Clothes Aid assists police with organised crime investigation
Charity collection service Clothes Aid has helped police prosecute a man for stealing clothing donated to charity banks.
By providing police with information surrounding the theft of charitable clothing donations across the country (largely by organised gangs), Derbyshire Police were able to secure convictions against fraudsters caught stealing charity bags, in a case that has been ongoing since 2010 has now seen three arrests.
The investigation came to a close on 9 May, when Derby Crown Court sentenced Arturas Krasaukas, 27, to 20 months in prison for ‘conspiracy to steal’.
He had originally been arrested in 2010 after being linked to a suspicious van in a Sainsbury’s car park in Buxton, Derbyshire. An inspection of the van uncovered a large amount of bags full of donated clothing, which he was not licensed to collect. A second van, traced to the same address, in Manchester, was searched by police and also contained a large number of stolen charity bags, full of clothes, some of which belonged to Clothes Aid.
Krasauskas left the country after he was released on bail, but was arrested again after re-entering the UK in March this year.
‘Don’t be deterred by the actions of these criminals’
Speaking after the sentencing, DC Gary Thomas of Derbyshire Constabulary, who led the investigation, commented: “Due to the advice given by Clothes Aid, police were able to investigate this in a much more focused manner concentrating efforts on prosecuting the ring leaders rather than the foot soldiers who are out stealing.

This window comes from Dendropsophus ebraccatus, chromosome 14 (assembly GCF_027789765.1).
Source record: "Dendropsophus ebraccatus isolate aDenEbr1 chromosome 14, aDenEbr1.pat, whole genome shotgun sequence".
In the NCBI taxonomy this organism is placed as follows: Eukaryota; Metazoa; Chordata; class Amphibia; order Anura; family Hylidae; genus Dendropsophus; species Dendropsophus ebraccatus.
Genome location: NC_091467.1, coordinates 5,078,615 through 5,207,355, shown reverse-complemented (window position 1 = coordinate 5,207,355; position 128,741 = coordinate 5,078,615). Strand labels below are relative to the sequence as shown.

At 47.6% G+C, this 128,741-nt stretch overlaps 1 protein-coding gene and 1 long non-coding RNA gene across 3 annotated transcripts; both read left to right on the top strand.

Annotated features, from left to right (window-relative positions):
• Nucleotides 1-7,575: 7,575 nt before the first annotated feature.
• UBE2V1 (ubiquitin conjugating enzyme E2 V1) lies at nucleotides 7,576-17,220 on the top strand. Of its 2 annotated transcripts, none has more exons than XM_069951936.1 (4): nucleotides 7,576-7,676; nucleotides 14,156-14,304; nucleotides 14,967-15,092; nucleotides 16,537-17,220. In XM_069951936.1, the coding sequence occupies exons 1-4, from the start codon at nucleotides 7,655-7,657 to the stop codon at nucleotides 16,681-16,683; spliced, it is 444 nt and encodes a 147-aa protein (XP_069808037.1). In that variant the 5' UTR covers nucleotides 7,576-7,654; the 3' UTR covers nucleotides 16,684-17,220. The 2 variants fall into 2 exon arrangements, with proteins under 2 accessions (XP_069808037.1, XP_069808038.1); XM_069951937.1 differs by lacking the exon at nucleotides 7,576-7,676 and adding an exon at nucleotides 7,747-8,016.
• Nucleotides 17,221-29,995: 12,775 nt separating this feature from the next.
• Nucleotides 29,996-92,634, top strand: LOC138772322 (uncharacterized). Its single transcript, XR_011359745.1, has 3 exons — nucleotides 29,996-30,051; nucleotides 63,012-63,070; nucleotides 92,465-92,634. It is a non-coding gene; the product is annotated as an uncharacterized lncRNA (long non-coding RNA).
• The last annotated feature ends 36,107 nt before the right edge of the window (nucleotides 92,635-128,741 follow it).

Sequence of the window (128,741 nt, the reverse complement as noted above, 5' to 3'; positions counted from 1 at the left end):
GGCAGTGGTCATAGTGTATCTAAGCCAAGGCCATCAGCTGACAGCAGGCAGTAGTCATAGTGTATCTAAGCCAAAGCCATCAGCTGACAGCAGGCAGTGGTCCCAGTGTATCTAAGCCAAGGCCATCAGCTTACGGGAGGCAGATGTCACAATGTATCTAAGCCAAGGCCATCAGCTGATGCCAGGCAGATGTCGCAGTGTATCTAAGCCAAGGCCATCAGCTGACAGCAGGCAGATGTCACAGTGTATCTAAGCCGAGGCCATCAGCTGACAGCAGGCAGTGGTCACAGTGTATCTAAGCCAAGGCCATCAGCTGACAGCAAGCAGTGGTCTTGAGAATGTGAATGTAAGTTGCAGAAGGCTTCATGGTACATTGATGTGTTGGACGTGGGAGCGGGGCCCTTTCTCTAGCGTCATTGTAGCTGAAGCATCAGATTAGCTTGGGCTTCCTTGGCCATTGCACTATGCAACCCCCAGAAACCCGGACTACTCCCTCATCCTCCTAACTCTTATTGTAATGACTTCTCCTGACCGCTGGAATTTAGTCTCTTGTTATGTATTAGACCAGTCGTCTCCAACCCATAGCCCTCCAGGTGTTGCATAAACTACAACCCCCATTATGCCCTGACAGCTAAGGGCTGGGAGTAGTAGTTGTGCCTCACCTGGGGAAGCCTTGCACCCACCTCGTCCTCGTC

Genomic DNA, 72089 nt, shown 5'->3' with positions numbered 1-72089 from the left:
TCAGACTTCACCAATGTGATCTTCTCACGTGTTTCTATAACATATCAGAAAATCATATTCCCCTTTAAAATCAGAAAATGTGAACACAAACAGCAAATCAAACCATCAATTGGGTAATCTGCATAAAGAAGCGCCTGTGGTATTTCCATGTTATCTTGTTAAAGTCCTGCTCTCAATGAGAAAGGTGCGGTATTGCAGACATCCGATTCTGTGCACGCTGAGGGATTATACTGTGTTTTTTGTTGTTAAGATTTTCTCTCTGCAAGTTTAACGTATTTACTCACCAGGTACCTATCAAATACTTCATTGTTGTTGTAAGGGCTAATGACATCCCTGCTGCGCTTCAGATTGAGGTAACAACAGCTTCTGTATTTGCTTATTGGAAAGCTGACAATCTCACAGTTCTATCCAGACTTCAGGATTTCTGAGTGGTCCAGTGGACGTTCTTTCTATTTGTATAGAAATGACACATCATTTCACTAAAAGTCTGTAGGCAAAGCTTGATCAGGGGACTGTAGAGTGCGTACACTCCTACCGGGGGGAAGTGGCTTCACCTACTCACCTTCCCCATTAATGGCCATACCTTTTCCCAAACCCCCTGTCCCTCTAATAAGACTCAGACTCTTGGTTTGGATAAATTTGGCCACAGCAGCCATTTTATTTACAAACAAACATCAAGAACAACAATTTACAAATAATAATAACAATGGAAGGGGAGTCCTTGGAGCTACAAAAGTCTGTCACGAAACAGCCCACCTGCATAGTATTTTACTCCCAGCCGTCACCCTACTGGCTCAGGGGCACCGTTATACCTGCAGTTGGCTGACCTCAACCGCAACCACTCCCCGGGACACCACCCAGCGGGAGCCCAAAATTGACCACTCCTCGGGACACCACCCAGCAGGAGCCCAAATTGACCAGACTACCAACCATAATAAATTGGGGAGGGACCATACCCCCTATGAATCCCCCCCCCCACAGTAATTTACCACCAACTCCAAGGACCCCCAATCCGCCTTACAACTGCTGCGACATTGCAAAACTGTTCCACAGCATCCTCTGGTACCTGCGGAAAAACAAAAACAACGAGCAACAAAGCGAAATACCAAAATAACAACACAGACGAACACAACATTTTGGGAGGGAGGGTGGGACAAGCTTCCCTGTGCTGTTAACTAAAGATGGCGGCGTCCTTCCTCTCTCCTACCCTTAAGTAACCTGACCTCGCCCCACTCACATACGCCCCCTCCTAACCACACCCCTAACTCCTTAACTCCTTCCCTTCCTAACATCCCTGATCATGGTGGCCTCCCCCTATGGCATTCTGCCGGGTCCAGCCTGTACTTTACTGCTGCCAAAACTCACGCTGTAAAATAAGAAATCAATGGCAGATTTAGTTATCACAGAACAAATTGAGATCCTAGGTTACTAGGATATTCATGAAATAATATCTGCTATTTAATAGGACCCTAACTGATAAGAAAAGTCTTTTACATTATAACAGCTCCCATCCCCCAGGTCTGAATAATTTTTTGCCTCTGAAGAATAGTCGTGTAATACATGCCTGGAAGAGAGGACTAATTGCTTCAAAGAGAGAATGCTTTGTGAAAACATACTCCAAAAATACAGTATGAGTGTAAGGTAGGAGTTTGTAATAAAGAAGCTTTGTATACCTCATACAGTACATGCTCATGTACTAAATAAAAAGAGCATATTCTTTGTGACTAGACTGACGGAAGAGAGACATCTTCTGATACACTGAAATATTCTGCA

“Many forces deal with this type of theft by way of fixed penalty tickets or cautions for theft. Through our extensive enquiries nationwide it appears that Derbyshire Constabulary is one of the first forces to investigate this type of theft as organised crime. This approach was greatly assisted by the intelligence supplied by Clothes Aid.”
Krasauskas is the second man to be found guilty for this same offence; earlier this year Gintas Simkus, 40, was jailed for three years for conspiracy to steal and money laundering. Simkus denied both charges but was convicted by a jury at Derby Crown Court after a five-day trial.
Thomas added: “The knock-on effect of this type of crime is that it will discourage members of the public from donating their unwanted clothing, which is much needed, and can be the lifeblood of charities across the country. I would urge people to continue their good work helping both local and national charities and not be deterred by the actions of these criminals.”
Advice for charity bag donators
As such, Clothes Aid has issued the following advice to people wanting to donate to charity from their doorstep:
- always look for the Fundraising Standard Board’s (FRSB) ‘Give with Confidence’ tick logo;
- look for a registered charity number and, if in doubt, check on the Charity Commission website, www.charity-commission.gov.uk;
- look for a landline number and try calling it. If there is only a mobile number, this should raise suspicion;
- legally, charity bags must say how much they will give to charity per tonne. Look out for this statement; and
- all collectors, by law, have to have a license from local authorities before collecting in ay area. If you are in any doubt, contact your local council to confirm their presence.
Clothes Aid, which has so far raised over £8 million for some of the country’s most well-known charities, has said it will continue to work with the police and other agencies such as the UK Border Agency (UKBA) and Trading Standards (TSI) to tackle this type of crime.
Find out more about the problem of charity clothes theft.